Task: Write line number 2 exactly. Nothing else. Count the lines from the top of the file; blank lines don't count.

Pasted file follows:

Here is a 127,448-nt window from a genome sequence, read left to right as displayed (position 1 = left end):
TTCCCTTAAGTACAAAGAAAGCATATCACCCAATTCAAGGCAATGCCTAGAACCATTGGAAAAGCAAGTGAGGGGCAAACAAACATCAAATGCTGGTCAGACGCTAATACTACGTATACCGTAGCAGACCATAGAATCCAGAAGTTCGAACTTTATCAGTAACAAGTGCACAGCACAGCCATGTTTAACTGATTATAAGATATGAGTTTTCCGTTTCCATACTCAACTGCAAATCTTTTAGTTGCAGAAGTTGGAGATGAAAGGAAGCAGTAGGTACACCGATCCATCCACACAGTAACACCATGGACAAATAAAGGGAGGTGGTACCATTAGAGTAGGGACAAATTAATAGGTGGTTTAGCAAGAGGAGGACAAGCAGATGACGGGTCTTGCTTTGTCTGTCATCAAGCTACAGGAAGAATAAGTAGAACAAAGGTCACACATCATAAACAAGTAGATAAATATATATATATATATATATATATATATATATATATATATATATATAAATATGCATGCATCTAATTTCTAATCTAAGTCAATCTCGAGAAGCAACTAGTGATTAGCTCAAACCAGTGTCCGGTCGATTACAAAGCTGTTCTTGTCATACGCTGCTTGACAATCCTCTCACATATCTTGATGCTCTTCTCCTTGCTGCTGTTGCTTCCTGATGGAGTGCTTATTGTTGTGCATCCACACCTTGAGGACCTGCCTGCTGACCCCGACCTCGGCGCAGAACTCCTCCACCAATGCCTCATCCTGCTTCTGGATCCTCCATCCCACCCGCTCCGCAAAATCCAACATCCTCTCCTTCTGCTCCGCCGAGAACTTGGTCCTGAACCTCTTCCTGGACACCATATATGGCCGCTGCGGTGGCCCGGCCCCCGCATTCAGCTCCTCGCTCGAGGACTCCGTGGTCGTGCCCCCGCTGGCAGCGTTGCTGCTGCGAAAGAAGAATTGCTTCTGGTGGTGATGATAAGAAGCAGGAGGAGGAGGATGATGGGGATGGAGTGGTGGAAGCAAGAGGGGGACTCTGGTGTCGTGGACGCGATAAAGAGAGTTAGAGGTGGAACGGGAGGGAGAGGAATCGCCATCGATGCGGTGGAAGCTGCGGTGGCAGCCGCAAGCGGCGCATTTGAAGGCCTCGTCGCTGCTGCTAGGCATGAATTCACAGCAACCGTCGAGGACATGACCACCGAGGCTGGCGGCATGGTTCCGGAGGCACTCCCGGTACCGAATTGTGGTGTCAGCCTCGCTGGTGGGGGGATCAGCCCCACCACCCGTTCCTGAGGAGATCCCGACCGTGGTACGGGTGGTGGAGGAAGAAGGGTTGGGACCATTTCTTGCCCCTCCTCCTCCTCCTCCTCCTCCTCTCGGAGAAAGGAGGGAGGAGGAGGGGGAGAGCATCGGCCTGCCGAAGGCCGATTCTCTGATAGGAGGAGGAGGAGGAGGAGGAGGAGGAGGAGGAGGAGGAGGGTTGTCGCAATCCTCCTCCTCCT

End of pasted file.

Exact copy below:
TTCCCTTAAGTACAAAGAAAGCATATCACCCAATTCAAGGCAATGCCTAGAACCATTGGAAAAGCAAGTGAGGGGCAAACAAACATCAAATGCTGGTCAGACGCTAATACTACGTATACCGTAGCAGACCATAGAATCCAGAAGTTCGAACTTTATCAGTAACAAGTGCACAGCACAGCCATGTTTAACTGATTATAAGATATGAGTTTTCCGTTTCCATACTCAACTGCAAATCTTTTAGTTGCAGAAGTTGGAGATGAAAGGAAGCAGTAGGTACACCGATCCATCCACACAGTAACACCATGGACAAATAAAGGGAGGTGGTACCATTAGAGTAGGGACAAATTAATAGGTGGTTTAGCAAGAGGAGGACAAGCAGATGACGGGTCTTGCTTTGTCTGTCATCAAGCTACAGGAAGAATAAGTAGAACAAAGGTCACACATCATAAACAAGTAGATAAATATATATATATATATATATATATATATATATATATATATATATATAAATATGCATGCATCTAATTTCTAATCTAAGTCAATCTCGAGAAGCAACTAGTGATTAGCTCAAACCAGTGTCCGGTCGATTACAAAGCTGTTCTTGTCATACGCTGCTTGACAATCCTCTCACATATCTTGATGCTCTTCTCCTTGCTGCTGTTGCTTCCTGATGGAGTGCTTATTGTTGTGCATCCACACCTTGAGGACCTGCCTGCTGACCCCGACCTCGGCGCAGAACTCCTCCACCAATGCCTCATCCTGCTTCTGGATCCTCCATCCCACCCGCTCCGCAAAATCCAACATCCTCTCCTTCTGCTCCGCCGAGAACTTGGTCCTGAACCTCTTCCTGGACACCATATATGGCCGCTGCGGTGGCCCGGCCCCCGCATTCAGCTCCTCGCTCGAGGACTCCGTGGTCGTGCCCCCGCTGGCAGCGTTGCTGCTGCGAAAGAAGAATTGCTTCTGGTGGTGATGATAAGAAGCAGGAGGAGGAGGATGATGGGGATGGAGTGGTGGAAGCAAGAGGGGGACTCTGGTGTCGTGGACGCGATAAAGAGAGTTAGAGGTGGAACGGGAGGGAGAGGAATCGCCATCGATGCGGTGGAAGCTGCGGTGGCAGCCGCAAGCGGCGCATTTGAAGGCCTCGTCGCTGCTGCTAGGCATGAATTCACAGCAACCGTCGAGGACATGACCACCGAGGCTGGCGGCATGGTTCCGGAGGCACTCCCGGTACCGAATTGTGGTGTCAGCCTCGCTGGTGGGGGGATCAGCCCCACCACCCGTTCCTGAGGAGATCCCGACCGTGGTACGGGTGGTGGAGGAAGAAGGGTTGGGACCATTTCTTGCCCCTCCTCCTCCTCCTCCTCCTCCTCTCGGAGAAAGGAGGGAGGAGGAGGGGGAGAGCATCGGCCTGCCGAAGGCCGATTCTCTGATAGGAGGAGGAGGAGGAGGAGGAGGAGGAGGAGGAGGAGGAGGGTTGTCGCAATCCTCCTCCTCCT